giovedì 23 settembre 2010
Figure 1: Axial T2-weighted image demonstrates a cystic structure in the filum terminale.
Figure 2 and Figure 3: Coronal T2-weighted images demonstrate a cystic structure in the proximal filum terminale.
Diagnosis: Filar cyst
The human spinal cord develops through three distinct stages: neurulation, canalization, and retrogressive differentiation. The conus medullaris, filum terminale, and cauda equine are mainly developed and formed in the retrogressive differentiation stage as the caudal cell mass regresses.
Cystic structures within the distal spinal cord, conus medullaris, and filum terminale are commonly seen on routine lumbosacral spine sonography in the neonates. These patients often present with abnormal laboratory values and/or external body features that are suggestive of underlying spinal dysraphism or neural tube defects. The diagnostic consideration of a cystic lesion in this region includes: syrinx, neoplasm (ependymoma or astrocytoma), persistent ventriculus terminalis in the conus medullaris, and filar cyst in the filum terminale of the cord.
Filar cysts are a relatively common entity in the neonates usually detected on screening lumbosacral sonograms. However, it has not been extensively reported in the literature. It is considered a normal variant when found as an isolated finding. The exact etiology of a filar cyst has not been reported. Literature has suggested that filar cysts are developmentally similar to the septum pellucidum and ventriculus terminalis, which can regress with age. On ultrasound, it is usually describes as an anechoic, cystic structure completely contained within the filum terminale. MRI of the lumbosacral spine can be obtained in cases that are questionable on ultrasound. Filar cyst follows the typical characteristic of a simple cyst in all sequences of an MR study. Ventriculus terminalis is a normal developmental variant described as a nonenhancing dilation of the ependyma-lined central canal at the level of the conus medullaris. Persistent ventriculus terminalis deserves special attention such that it is often used interchangeably with filar cyst in the literature, in the setting of cystic lesions seen in the distal lumbar spinal cord proximal to the conus medullaris. A cystic lesion in the absence of a solid component makes a neoplastic process less likely. A syrinx isolated to the distal spinal cord is also less common as it usually has a superior extension.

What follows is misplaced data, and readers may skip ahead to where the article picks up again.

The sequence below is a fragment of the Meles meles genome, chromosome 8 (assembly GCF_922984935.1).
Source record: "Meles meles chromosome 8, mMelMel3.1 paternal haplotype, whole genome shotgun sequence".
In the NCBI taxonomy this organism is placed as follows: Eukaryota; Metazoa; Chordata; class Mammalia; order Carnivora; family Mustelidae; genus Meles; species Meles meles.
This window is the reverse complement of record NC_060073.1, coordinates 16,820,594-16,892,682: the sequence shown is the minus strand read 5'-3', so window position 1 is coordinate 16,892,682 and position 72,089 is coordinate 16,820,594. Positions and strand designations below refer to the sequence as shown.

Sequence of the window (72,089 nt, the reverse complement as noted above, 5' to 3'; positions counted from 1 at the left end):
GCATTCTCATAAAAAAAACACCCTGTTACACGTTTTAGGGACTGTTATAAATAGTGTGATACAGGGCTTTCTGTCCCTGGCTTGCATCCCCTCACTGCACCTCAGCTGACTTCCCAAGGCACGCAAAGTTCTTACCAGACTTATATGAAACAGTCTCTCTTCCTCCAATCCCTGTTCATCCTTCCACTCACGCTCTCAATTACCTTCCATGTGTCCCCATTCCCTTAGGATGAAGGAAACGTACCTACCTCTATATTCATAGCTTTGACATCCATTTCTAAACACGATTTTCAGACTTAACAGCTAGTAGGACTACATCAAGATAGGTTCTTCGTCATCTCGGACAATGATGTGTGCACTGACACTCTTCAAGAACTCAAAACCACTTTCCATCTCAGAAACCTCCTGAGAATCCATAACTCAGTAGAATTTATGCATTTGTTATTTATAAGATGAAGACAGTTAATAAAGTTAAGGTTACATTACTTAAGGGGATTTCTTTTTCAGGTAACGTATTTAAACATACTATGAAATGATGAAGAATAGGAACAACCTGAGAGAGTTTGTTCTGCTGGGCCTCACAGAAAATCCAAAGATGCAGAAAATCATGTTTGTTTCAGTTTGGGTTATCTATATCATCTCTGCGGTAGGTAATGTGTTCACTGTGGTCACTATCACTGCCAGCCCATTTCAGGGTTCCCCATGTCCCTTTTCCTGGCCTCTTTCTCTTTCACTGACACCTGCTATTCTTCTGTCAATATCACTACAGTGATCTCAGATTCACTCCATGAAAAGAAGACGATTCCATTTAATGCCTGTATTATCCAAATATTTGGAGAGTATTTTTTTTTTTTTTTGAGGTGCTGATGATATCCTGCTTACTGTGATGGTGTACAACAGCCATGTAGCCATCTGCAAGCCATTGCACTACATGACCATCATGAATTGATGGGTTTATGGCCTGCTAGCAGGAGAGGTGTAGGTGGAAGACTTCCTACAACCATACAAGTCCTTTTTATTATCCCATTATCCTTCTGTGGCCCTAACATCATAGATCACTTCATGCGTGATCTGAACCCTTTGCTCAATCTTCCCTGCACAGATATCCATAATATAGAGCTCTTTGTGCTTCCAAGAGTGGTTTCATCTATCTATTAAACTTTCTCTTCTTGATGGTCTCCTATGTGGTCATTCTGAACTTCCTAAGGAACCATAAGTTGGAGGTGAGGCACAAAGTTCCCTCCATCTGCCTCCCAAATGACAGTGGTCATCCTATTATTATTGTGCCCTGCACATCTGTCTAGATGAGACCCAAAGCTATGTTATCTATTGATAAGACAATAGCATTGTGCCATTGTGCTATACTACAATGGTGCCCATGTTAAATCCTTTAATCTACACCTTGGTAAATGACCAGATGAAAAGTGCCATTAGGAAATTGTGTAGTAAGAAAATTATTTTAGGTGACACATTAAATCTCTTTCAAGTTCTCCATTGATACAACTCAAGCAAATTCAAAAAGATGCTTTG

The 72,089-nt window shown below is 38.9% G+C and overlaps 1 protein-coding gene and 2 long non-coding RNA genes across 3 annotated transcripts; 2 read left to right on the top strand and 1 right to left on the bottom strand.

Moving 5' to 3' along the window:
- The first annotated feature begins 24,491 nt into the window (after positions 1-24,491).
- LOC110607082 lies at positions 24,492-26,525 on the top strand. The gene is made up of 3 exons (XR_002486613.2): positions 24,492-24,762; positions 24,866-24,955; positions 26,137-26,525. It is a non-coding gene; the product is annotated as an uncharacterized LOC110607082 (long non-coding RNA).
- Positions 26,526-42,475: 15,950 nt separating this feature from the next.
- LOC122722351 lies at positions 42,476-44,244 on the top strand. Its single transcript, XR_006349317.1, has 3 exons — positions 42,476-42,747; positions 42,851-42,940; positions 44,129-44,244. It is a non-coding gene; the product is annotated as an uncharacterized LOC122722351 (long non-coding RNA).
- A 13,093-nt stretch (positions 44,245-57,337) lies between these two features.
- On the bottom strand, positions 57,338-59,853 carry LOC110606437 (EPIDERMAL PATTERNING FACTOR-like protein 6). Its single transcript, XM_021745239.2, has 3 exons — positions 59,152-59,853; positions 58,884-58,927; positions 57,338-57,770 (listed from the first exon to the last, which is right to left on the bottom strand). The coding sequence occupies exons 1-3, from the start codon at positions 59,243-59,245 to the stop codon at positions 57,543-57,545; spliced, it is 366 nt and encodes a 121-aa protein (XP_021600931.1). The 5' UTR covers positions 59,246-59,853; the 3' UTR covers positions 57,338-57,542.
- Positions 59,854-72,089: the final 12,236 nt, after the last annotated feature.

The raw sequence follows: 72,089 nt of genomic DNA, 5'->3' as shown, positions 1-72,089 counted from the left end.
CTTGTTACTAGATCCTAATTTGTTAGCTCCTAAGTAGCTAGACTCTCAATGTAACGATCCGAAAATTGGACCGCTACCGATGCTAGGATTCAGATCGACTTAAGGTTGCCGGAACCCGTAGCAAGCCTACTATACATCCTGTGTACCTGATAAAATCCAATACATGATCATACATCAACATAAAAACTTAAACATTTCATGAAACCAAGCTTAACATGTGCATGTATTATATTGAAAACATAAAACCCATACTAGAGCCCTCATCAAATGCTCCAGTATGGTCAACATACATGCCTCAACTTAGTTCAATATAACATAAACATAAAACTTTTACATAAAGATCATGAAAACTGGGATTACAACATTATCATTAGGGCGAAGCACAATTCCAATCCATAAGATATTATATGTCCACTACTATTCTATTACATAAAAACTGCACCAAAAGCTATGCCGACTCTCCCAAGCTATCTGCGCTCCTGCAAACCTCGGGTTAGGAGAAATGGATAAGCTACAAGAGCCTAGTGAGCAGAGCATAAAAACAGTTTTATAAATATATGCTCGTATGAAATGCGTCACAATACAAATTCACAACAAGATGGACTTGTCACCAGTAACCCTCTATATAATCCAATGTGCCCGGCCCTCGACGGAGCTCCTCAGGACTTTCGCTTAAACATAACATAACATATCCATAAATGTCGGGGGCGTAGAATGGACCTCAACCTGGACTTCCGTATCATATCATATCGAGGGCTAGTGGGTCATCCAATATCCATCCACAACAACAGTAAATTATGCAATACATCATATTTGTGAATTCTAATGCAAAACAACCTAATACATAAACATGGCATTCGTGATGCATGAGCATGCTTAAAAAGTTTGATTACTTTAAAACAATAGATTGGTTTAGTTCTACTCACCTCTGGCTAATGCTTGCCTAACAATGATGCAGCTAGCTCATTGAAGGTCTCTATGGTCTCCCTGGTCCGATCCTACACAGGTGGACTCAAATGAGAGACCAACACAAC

Treatment options are primarily based on patient's symptomatology. In asymptomatic neonates/infants, no further imaging is needed.